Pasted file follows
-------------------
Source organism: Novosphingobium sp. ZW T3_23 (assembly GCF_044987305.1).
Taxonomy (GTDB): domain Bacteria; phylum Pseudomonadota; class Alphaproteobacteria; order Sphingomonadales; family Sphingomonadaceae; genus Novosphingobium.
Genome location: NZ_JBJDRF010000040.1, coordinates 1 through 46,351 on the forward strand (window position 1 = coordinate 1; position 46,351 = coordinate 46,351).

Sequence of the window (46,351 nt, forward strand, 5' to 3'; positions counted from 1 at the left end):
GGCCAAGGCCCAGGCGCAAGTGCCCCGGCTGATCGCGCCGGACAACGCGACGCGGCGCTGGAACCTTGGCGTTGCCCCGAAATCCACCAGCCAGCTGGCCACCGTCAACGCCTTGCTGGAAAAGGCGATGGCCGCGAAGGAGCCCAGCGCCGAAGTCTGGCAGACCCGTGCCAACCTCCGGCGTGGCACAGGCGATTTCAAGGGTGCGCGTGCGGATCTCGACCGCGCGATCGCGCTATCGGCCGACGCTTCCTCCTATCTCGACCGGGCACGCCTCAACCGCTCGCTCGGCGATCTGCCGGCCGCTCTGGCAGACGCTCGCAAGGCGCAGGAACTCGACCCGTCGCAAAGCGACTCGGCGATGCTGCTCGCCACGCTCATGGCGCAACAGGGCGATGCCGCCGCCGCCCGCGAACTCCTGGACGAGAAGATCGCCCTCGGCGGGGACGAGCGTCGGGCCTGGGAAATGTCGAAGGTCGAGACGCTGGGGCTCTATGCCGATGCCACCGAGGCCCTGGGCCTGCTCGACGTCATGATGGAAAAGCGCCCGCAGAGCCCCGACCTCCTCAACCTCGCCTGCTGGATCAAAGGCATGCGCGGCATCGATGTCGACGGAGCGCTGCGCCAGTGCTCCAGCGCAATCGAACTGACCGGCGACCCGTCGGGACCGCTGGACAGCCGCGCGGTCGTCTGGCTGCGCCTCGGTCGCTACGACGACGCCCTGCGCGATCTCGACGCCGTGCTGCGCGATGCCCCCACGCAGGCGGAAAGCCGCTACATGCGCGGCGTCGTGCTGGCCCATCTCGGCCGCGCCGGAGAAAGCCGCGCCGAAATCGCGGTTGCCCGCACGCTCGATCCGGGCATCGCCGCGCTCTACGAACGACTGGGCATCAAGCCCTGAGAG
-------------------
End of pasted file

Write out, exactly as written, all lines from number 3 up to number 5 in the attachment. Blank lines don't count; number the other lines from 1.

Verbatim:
Genome location: NZ_JBJDRF010000040.1, coordinates 1 through 46,351 on the forward strand (window position 1 = coordinate 1; position 46,351 = coordinate 46,351).

Sequence of the window (46,351 nt, forward strand, 5' to 3'; positions counted from 1 at the left end):
GGCCAAGGCCCAGGCGCAAGTGCCCCGGCTGATCGCGCCGGACAACGCGACGCGGCGCTGGAACCTTGGCGTTGCCCCGAAATCCACCAGCCAGCTGGCCACCGTCAACGCCTTGCTGGAAAAGGCGATGGCCGCGAAGGAGCCCAGCGCCGAAGTCTGGCAGACCCGTGCCAACCTCCGGCGTGGCACAGGCGATTTCAAGGGTGCGCGTGCGGATCTCGACCGCGCGATCGCGCTATCGGCCGACGCTTCCTCCTATCTCGACCGGGCACGCCTCAACCGCTCGCTCGGCGATCTGCCGGCCGCTCTGGCAGACGCTCGCAAGGCGCAGGAACTCGACCCGTCGCAAAGCGACTCGGCGATGCTGCTCGCCACGCTCATGGCGCAACAGGGCGATGCCGCCGCCGCCCGCGAACTCCTGGACGAGAAGATCGCCCTCGGCGGGGACGAGCGTCGGGCCTGGGAAATGTCGAAGGTCGAGACGCTGGGGCTCTATGCCGATGCCACCGAGGCCCTGGGCCTGCTCGACGTCATGATGGAAAAGCGCCCGCAGAGCCCCGACCTCCTCAACCTCGCCTGCTGGATCAAAGGCATGCGCGGCATCGATGTCGACGGAGCGCTGCGCCAGTGCTCCAGCGCAATCGAACTGACCGGCGACCCGTCGGGACCGCTGGACAGCCGCGCGGTCGTCTGGCTGCGCCTCGGTCGCTACGACGACGCCCTGCGCGATCTCGACGCCGTGCTGCGCGATGCCCCCACGCAGGCGGAAAGCCGCTACATGCGCGGCGTCGTGCTGGCCCATCTCGGCCGCGCCGGAGAAAGCCGCGCCGAAATCGCGGTTGCCCGCACGCTCGATCCGGGCATCGCCGCGCTCTACGAACGACTGGGCATCAAGCCCTGAGAG